Indeed, the sin of pride is common to us all, and it can easily become intertwined with our own artistic vision—and opinions. If we can admire and identify with Lucas's loyalty to his vision, we should also take warning when we see how easily sin can corrupt it.
Which brings us back to today's DVD release.
We can certainly praise Lucas' vision of good overcoming evil, and the brilliant canvas upon which he painted it. We can be thankful his films have awakened many to the reality of that battle, and the place that courage, daring, faith and love have in it. And yet, we can also hope that Lucas will see the light and that the unaltered originals, so passionately remembered by many, one day find their way to DVD.
Frank Smith is a writer who lives with his wife and two children in Charlottesville, Virginia. He also wrote the commentary, "Why We Love Comic Book Movies."compiled by Jeffrey Overstreet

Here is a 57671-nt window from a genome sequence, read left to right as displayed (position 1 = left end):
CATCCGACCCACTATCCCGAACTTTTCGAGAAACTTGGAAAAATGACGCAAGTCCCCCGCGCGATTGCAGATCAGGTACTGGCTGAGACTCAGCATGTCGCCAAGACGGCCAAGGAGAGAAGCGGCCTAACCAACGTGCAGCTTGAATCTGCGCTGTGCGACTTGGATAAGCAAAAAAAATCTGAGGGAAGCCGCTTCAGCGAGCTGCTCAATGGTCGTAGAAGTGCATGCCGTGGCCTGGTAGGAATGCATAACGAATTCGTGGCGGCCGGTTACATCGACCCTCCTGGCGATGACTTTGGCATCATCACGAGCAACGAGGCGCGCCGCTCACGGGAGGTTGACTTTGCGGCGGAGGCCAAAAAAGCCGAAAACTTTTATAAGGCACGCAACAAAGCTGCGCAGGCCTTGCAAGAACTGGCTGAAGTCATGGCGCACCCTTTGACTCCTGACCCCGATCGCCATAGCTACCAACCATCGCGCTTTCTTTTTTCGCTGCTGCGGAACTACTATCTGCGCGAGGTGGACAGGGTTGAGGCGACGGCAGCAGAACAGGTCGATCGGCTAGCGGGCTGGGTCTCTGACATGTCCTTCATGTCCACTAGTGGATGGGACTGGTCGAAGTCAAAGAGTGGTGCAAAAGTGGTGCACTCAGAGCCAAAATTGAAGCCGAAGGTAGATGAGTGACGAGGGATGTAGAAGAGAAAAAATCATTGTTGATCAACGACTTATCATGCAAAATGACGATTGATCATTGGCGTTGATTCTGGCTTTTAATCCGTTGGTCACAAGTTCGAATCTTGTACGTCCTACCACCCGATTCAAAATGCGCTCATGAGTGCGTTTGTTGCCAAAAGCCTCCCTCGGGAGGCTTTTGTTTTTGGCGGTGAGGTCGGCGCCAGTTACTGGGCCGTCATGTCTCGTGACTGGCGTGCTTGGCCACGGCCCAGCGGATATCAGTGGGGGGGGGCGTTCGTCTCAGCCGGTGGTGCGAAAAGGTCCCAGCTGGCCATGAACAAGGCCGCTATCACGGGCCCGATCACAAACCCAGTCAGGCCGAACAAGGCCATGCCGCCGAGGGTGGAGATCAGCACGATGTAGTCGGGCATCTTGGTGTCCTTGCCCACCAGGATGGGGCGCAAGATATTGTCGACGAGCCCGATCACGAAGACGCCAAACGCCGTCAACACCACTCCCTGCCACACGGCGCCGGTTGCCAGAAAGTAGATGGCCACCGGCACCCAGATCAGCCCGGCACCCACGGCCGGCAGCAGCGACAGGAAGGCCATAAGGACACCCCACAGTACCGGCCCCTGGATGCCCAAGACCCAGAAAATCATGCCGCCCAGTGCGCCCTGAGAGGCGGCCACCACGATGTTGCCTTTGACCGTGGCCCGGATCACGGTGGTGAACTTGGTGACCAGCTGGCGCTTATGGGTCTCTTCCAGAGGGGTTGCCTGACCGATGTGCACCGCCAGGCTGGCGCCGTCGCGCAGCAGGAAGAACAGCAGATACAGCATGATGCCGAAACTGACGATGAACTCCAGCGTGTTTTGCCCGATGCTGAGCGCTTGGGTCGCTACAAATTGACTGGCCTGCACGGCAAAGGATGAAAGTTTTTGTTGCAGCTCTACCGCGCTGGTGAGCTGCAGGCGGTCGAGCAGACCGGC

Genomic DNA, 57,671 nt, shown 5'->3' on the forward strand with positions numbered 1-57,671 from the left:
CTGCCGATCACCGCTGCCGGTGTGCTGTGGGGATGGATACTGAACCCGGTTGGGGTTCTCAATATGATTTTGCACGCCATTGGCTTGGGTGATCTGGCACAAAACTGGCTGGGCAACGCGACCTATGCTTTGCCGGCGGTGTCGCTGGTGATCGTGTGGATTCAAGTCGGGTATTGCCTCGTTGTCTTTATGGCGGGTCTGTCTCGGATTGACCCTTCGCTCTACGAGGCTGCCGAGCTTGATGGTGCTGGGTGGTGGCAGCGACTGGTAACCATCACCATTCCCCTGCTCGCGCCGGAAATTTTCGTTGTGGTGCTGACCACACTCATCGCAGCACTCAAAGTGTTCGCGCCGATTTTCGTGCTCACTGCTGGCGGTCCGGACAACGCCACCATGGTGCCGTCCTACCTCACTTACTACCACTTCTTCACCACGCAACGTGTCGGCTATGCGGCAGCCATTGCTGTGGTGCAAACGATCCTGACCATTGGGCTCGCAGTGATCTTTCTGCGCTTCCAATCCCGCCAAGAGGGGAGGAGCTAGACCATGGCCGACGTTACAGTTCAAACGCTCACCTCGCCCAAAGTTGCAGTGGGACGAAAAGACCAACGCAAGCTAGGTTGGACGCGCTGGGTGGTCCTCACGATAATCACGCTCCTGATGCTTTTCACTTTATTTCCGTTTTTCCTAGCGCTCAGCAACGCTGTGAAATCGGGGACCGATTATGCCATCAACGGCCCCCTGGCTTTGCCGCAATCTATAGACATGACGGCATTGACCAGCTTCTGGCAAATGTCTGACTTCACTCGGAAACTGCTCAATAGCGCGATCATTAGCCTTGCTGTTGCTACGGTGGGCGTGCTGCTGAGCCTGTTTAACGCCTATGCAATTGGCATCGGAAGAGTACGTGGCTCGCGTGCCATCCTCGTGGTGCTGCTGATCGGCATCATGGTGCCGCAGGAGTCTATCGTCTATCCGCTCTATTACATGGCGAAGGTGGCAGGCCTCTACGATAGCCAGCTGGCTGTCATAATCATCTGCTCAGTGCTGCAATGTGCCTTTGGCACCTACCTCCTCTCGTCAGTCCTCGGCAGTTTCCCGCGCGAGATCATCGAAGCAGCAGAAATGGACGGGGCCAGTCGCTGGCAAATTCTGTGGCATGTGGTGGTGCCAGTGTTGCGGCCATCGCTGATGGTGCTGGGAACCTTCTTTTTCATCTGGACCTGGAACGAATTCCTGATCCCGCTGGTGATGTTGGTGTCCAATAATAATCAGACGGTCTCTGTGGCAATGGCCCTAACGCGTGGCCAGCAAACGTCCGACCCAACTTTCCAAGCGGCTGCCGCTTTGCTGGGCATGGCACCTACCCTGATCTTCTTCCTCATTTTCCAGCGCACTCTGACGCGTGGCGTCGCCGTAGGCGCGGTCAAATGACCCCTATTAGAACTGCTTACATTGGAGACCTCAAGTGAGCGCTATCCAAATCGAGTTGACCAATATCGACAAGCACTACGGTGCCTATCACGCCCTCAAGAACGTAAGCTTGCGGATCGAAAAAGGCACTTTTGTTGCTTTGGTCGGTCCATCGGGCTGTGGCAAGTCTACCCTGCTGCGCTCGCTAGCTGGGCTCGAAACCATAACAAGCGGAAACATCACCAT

from Film Forum, 09/30/04
Steven D. Greydanus (Decent Films) celebrates the arrival of the original Star Wars trilogy (well, at least some of what you're seeing is "original) on DVD, examining the way George Lucas's saga serves as "the quintessential American mythology."
Matt Wiggins (Relevant) writes, "Whatever problems one might have with the alterations are heavily outweighed by the quality of the DVDs and the extra features. Outside of theaters, the films have never looked or sounded better. The extra features are a huge asset to the set and significantly increase its value. In the final assessment, The Star Wars Trilogy DVDs are definitely worth purchasing and will entertain and enlighten fans both old and new."